May 2011

The presentation last Thursday went very well… I’ve attached a copy of the slide show that went with the presentation, if anyone wants to view. Below that (behind the “more” link) is roughly what I said with each slide, although as I did it on the fly (rather than reading from the sheet) the actual presentation would have been different.



After my B.A.D.D. post on researching disability in Ancient Greece, several people commented that they would very much like to read the finished article. After getting clearance from my teacher, and after doing the appropriate presentation, I can now post the essay itself, and the accompanying presentation slides. Enjoy!

Death or neglect, ridicule and pity? Analysis of disabled people in Ancient Greece.


Finished an exam this morning (Collapse of the Roman Republic – I covered the Gracchi Brothers), and received an essay back: Hammurabi, where I (apparently successfully) argued that Hammurabi actually wasn’t all that, that he just had good PR. 3 more distinctions, plus the following: “Good. An excellent piece of work, well written and well constructed. I found it very easy to read and very informative. All the evidence here is a very firm grasp of the course material. Excellent referencing and bibliography. A Fine piece of work. Well done!”

So.. I’m pleased with that. Got that before the exam, too, so it was a nice little lift, cos I was a little worried that Kevin wouldn’t like the way I took the essay. Only one little “oops” comment: at the 1,991 words. It should have been between 1200 and 1500. But he did say he’d accept essays up to 2,000. *sighs*. oh well.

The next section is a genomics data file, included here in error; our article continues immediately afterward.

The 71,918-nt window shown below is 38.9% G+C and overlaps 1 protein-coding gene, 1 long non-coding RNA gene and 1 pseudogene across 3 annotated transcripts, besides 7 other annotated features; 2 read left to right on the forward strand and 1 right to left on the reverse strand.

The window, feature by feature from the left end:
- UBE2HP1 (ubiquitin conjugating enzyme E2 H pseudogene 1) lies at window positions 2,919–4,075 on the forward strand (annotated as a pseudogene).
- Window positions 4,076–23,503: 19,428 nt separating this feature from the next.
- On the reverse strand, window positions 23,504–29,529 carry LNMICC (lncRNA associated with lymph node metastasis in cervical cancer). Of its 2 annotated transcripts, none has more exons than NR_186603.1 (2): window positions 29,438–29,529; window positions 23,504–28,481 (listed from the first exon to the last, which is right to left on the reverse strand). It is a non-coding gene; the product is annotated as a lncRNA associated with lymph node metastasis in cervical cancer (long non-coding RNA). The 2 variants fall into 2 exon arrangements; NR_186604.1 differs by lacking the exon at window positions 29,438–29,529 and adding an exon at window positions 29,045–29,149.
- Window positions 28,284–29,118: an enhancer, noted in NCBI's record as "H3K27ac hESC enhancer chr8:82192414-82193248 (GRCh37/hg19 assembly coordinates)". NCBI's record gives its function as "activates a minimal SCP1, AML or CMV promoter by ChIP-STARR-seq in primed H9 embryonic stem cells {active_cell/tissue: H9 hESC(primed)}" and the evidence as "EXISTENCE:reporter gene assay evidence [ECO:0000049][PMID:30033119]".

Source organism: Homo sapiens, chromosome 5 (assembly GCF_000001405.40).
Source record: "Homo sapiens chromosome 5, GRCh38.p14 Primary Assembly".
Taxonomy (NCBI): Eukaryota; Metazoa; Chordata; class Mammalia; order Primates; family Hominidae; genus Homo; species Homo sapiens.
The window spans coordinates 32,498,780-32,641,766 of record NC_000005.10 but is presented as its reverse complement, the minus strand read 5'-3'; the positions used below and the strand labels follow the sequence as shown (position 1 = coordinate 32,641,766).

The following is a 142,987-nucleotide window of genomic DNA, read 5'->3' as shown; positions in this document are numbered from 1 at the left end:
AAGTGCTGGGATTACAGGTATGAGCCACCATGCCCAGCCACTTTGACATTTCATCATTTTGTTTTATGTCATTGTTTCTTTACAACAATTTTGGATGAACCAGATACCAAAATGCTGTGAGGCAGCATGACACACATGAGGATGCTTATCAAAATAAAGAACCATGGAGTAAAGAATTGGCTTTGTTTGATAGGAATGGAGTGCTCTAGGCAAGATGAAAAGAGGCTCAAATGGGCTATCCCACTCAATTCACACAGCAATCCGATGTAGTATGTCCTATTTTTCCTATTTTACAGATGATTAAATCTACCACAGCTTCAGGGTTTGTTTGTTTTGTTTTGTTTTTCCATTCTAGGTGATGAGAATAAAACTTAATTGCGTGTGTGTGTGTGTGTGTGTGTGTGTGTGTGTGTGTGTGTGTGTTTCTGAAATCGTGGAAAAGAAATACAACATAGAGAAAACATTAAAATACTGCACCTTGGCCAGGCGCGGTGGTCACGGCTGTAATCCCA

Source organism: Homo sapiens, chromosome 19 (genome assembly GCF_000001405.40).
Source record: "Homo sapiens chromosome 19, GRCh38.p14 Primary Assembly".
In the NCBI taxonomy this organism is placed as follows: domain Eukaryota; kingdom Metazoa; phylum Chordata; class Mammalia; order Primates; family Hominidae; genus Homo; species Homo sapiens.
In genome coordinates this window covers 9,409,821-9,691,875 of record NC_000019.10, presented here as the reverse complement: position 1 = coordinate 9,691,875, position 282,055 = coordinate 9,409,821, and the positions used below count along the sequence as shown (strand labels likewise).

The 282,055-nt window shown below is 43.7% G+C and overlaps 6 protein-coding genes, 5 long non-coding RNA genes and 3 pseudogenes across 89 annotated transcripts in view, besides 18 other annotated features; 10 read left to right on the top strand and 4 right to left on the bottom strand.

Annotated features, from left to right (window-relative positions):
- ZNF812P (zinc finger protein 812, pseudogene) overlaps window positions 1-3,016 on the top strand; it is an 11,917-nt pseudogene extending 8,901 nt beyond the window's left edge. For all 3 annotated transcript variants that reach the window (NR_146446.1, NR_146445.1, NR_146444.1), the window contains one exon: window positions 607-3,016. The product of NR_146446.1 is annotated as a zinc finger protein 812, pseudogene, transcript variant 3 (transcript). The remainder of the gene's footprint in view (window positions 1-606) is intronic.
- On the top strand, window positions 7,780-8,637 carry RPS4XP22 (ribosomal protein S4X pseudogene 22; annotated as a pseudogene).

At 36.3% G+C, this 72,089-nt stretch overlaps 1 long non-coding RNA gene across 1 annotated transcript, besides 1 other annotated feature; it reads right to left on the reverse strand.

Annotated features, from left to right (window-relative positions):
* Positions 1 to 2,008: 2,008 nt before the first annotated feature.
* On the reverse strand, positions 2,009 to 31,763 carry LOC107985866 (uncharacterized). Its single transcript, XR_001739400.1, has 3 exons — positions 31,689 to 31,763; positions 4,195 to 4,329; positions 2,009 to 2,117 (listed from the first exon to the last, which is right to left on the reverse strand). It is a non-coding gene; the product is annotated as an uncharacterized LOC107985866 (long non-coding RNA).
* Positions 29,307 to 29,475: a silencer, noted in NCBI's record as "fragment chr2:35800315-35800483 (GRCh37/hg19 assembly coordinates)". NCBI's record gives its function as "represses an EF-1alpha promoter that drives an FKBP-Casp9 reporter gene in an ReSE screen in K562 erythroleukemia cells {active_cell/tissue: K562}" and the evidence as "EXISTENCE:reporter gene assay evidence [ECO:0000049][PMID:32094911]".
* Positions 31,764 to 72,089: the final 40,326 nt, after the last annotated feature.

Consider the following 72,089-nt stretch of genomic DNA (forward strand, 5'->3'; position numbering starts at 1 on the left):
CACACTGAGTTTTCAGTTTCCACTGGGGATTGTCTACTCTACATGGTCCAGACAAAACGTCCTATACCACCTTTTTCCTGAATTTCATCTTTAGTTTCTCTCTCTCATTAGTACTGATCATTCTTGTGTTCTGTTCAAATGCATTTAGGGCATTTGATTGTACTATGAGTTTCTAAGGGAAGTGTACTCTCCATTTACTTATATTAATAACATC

On the plus side, I’ve had feedback from Cambridge. As I suspected, there were doubts about my ability to cope with the pressure of study there. Ah well. I am still seriously impressed by Lucy Cavendish, however, and I asked the admissions tutor if the pressure was slightly less relentless at Master’s level (The relentless pressure is partly caused by Cambridge having very short terms, in comparison to other universities), if the terms were longer. She confirmed that it is less pressured, and that its also less fiercely competitive than at undergraduate level, so she thinks my idea of reapplying for my Masters at Cambridge in 3 years is a good one. So that’s that sorted then. All I have to do (heh, “all”) is get at least a 2:1….. yeah.. all. *brain explodes*

At this point I’ve lots more exams to come. One on Thursday, on the New Kingdom of Egypt – I’ll probably be covering what one of my classmates referred to as “the Hippy Pharoah” (Akhenaten and the Amarna Period). On 26th I’ve got the presentation for my Independent Research Project. I think Kevin really wants to hear this presentation. He keeps asking me “Are you doing your presentation today” every class for the last couple of classes. he’s put it in his diary now so that should help. Got a lot of work to do on that this weekend, not least on the pronounciation of some of the names. Still can’t pronounce Hephaestus right, for example.

After the presentation, we break up for a week and a bit for half term. Already? feels like only last week we had Easter. I’m heading down to Mum’s for a long weekend, coming home on 31st, then knuckling down to tackle more exams. The Age of Augustus. The Bronze Age Collapse. The Early Roman Empire. The Neo Assyrian Empire. And there’s the Anglo-Saxon module from Archaeology, although I have no clue at this point whether that’s going to be Essay or Exam based… I kinda hope its essay based. I prefer essays.

The exam this morning.. gah. We’re allowed to take a plan in with us, and we see the questions ahead of time, so there’s a fair bit of preparation still. I overdid my plan. had to leave some stuff out in order to get the essay finished. The essay still makes sense, which tells me the bit I left out wasn’t really necessary in the first place. still, would have added some extra stuff. I just hope I don’t get penalised for that. But really. there’s only so much you can write in an hour and 15 minutes.

Right: onwards and upwards: the HippyDippy Pharoah and the golden city of Amarna…